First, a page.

Santiago, Mar 1 (EFE).- After setting a growth record in 2021, the Chilean economy is starting to give signals that it is cooling down, expanding in January less than expected and posting its second consecutive month-on-month decline, the Central Bank announced on Tuesday.
The Monthly Indicator of Economic Activity (Imacec), the index that covers 91 percent of the goods and services in Chile’s GDP, in January registered its first month-on-month decline – of 1 percent – although growth during the month was 9 percent compared with the same period last year.
This is the second consecutive monthly decline after the 0.4 percent drop in December and the lowest year-on-year growth figure for the past 10 months, a situation that experts say is evidence of a slowing of the country’s economic recovery.
The market had expected a year-on-year growth rate of 10.7 percent for January and, for the first time since March 2021, the Imacec did not expand by double digits.
The index for January “is still historically high, but gradually it has been showing moderation,” Chilean Financa Minister Rodrigo Cerda said.
“Going forward, what we’re doing is converging to sustainable growth rates. That convergence, which is coming rapidly, also allows us to think about having inflation rates that are lower,” Cerda added.
According to the Central Bank, the January figure can be explained “by the increase in service and trade activities, an effect that was partially compensated for by the fall in the production of goods, in particular mining.”
“The result for the month continues to have a bearing on the … opening of the economy, the measures of support for homes and the partial withdrawals from pension funds,” which were approved so that the public could deal with the pandemic and already amount to more than $50 billion, the Central Bank added.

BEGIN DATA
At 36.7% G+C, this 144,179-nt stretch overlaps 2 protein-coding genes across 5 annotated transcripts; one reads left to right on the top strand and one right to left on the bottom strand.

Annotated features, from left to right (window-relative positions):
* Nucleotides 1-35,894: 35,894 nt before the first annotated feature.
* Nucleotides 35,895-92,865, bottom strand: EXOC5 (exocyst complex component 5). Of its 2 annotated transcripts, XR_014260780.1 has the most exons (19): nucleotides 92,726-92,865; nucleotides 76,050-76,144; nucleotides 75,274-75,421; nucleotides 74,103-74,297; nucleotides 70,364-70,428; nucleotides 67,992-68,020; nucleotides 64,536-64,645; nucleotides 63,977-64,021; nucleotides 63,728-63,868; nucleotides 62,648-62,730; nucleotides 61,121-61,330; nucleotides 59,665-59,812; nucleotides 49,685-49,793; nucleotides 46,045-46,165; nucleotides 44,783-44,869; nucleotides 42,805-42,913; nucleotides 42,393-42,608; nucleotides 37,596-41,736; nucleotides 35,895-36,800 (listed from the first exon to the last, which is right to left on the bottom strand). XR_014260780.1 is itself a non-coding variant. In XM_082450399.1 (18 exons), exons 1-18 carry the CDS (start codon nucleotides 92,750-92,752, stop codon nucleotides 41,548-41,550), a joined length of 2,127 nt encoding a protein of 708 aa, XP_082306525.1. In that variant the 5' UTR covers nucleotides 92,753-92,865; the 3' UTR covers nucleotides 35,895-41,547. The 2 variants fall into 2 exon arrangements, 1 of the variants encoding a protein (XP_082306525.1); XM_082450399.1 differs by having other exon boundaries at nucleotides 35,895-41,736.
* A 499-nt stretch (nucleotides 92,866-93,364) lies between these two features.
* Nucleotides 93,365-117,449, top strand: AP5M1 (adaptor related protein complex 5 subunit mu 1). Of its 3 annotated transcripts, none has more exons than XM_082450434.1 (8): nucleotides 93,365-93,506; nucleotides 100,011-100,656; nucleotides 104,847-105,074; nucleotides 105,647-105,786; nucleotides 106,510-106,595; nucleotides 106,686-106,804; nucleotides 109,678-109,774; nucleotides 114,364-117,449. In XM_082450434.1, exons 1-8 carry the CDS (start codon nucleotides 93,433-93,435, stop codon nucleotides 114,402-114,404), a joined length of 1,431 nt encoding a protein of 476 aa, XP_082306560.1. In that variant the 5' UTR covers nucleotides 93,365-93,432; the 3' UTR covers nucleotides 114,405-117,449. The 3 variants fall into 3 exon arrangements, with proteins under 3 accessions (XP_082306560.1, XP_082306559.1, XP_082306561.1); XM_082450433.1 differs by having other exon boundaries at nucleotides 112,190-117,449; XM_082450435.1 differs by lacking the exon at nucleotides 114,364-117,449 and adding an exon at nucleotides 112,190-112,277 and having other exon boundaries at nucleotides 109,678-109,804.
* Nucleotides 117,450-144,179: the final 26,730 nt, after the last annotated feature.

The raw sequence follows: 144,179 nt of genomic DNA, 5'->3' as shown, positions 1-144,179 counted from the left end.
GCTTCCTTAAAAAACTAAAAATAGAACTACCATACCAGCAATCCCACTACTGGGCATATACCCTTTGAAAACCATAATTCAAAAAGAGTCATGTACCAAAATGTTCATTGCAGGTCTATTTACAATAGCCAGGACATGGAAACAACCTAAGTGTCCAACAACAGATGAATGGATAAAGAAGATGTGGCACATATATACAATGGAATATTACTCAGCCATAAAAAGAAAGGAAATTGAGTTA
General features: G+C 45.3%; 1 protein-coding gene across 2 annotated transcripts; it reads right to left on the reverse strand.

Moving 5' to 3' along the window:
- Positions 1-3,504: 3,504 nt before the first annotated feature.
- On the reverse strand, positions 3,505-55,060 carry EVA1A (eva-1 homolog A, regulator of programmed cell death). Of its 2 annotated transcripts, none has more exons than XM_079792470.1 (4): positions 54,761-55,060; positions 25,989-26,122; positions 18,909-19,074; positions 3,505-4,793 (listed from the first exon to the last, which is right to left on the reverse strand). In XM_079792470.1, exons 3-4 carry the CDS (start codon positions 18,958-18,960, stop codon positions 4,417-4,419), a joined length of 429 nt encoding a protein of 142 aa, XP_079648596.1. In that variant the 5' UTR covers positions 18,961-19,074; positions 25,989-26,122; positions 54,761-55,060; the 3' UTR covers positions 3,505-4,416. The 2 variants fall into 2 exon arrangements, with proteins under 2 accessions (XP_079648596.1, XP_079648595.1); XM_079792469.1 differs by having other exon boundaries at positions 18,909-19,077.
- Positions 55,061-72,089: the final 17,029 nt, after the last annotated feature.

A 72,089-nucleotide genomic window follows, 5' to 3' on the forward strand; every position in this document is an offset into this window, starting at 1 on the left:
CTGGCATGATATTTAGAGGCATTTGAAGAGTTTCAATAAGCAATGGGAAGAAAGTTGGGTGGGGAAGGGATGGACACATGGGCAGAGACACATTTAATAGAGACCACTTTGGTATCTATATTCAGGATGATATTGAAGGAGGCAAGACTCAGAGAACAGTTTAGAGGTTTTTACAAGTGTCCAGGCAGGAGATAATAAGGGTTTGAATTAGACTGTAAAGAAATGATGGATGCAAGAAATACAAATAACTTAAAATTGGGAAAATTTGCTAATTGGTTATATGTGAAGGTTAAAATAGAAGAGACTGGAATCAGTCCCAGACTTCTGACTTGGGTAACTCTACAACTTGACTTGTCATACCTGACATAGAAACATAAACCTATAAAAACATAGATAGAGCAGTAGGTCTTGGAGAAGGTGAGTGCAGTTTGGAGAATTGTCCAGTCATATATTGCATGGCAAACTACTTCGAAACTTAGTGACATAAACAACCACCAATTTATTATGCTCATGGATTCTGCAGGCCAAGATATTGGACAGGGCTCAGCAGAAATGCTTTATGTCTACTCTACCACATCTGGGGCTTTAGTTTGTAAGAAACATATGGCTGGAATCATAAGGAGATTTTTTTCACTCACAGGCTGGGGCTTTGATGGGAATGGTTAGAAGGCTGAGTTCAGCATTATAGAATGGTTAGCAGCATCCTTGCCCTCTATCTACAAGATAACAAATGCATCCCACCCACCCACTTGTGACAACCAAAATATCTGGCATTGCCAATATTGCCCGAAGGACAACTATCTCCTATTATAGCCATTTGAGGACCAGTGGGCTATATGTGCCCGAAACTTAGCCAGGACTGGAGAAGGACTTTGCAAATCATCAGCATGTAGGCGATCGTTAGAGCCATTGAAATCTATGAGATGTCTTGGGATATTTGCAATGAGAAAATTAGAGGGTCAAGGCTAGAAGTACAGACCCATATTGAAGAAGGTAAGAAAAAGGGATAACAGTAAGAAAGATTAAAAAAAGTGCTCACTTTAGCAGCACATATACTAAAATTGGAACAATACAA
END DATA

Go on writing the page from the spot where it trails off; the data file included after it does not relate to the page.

The production of goods declines in the first month of the year to 2.6 percent on an interannual basis and 2.4 percent month on month due to the fall in mining (minus 6 percent), an industry that represents about 10 percent of the GDP and which was key for the recovery during the start of the health crisis.
Trade activity, meanwhile, increased by 8.4 percent with respect to the same month last year “thanks so sales of vehicles, spare parts and retail sales of clothing, footwear and domestic appliances,” although in seasonally adjusted terms it decreased by 3.2 percent compared to the prior month.
The service area grew by 17 percent year on year and 1.3 percent compared with the previous month, mainly due to “personal services, in particular healthcare, followed by business (services) and, to a lesser degree, transportation and restaurants and hotels,” the Central Bank said.
Despite the fact that the pandemic caused a plunge in Chile’s GDP of 5.8 percent in 2020 – the largest decline in four decades – the recovery has been more rapid than expected and the economy grew by about 12 percent in 2021.
The bank, however, expects economic growth of between 1.5 percent and 2.5 percent this year, but only as much as 1 percent for 2023.
Economic activity in the world’s biggest copper producer has been favored by high prices for the metal, but also by the government aid to families and the partial withdrawal of social security funds, as approved by the government to alleviate the crisis.
The recovery, however, is causing unusually high inflation, which finished 2021 at 7.2 percent, its highest level in 14 years, and which led the bank to raise the benchmark interest rate to 5.5 percent, its highest level since 2011.
“Local political stability and responsibility in the constitutional debate are more relevant than ever, now that the Russia-Ukraine crisis will reduce external (economic) momentum and has raised the price of energy and food,” Economy Minister Lucas Palacios said on his Twitter account.